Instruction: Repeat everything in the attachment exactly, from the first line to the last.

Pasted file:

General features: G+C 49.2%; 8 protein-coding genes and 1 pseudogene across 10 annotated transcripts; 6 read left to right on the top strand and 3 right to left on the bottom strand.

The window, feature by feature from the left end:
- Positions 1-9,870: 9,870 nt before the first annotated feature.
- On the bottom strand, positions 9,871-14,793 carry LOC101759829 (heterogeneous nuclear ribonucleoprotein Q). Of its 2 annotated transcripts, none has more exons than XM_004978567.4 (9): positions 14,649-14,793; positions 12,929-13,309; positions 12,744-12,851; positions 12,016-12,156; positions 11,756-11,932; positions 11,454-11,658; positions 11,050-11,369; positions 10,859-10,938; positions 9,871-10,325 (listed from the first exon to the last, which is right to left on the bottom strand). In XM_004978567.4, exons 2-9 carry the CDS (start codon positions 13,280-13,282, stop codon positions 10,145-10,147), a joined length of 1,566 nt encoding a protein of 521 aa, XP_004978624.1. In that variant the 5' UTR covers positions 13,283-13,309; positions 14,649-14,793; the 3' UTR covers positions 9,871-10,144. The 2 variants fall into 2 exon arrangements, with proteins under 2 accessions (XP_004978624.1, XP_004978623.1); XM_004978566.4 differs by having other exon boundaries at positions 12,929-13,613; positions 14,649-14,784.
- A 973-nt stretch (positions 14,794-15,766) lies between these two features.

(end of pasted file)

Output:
General features: G+C 49.2%; 8 protein-coding genes and 1 pseudogene across 10 annotated transcripts; 6 read left to right on the top strand and 3 right to left on the bottom strand.

The window, feature by feature from the left end:
- Positions 1-9,870: 9,870 nt before the first annotated feature.
- On the bottom strand, positions 9,871-14,793 carry LOC101759829 (heterogeneous nuclear ribonucleoprotein Q). Of its 2 annotated transcripts, none has more exons than XM_004978567.4 (9): positions 14,649-14,793; positions 12,929-13,309; positions 12,744-12,851; positions 12,016-12,156; positions 11,756-11,932; positions 11,454-11,658; positions 11,050-11,369; positions 10,859-10,938; positions 9,871-10,325 (listed from the first exon to the last, which is right to left on the bottom strand). In XM_004978567.4, exons 2-9 carry the CDS (start codon positions 13,280-13,282, stop codon positions 10,145-10,147), a joined length of 1,566 nt encoding a protein of 521 aa, XP_004978624.1. In that variant the 5' UTR covers positions 13,283-13,309; positions 14,649-14,793; the 3' UTR covers positions 9,871-10,144. The 2 variants fall into 2 exon arrangements, with proteins under 2 accessions (XP_004978624.1, XP_004978623.1); XM_004978566.4 differs by having other exon boundaries at positions 12,929-13,613; positions 14,649-14,784.
- A 973-nt stretch (positions 14,794-15,766) lies between these two features.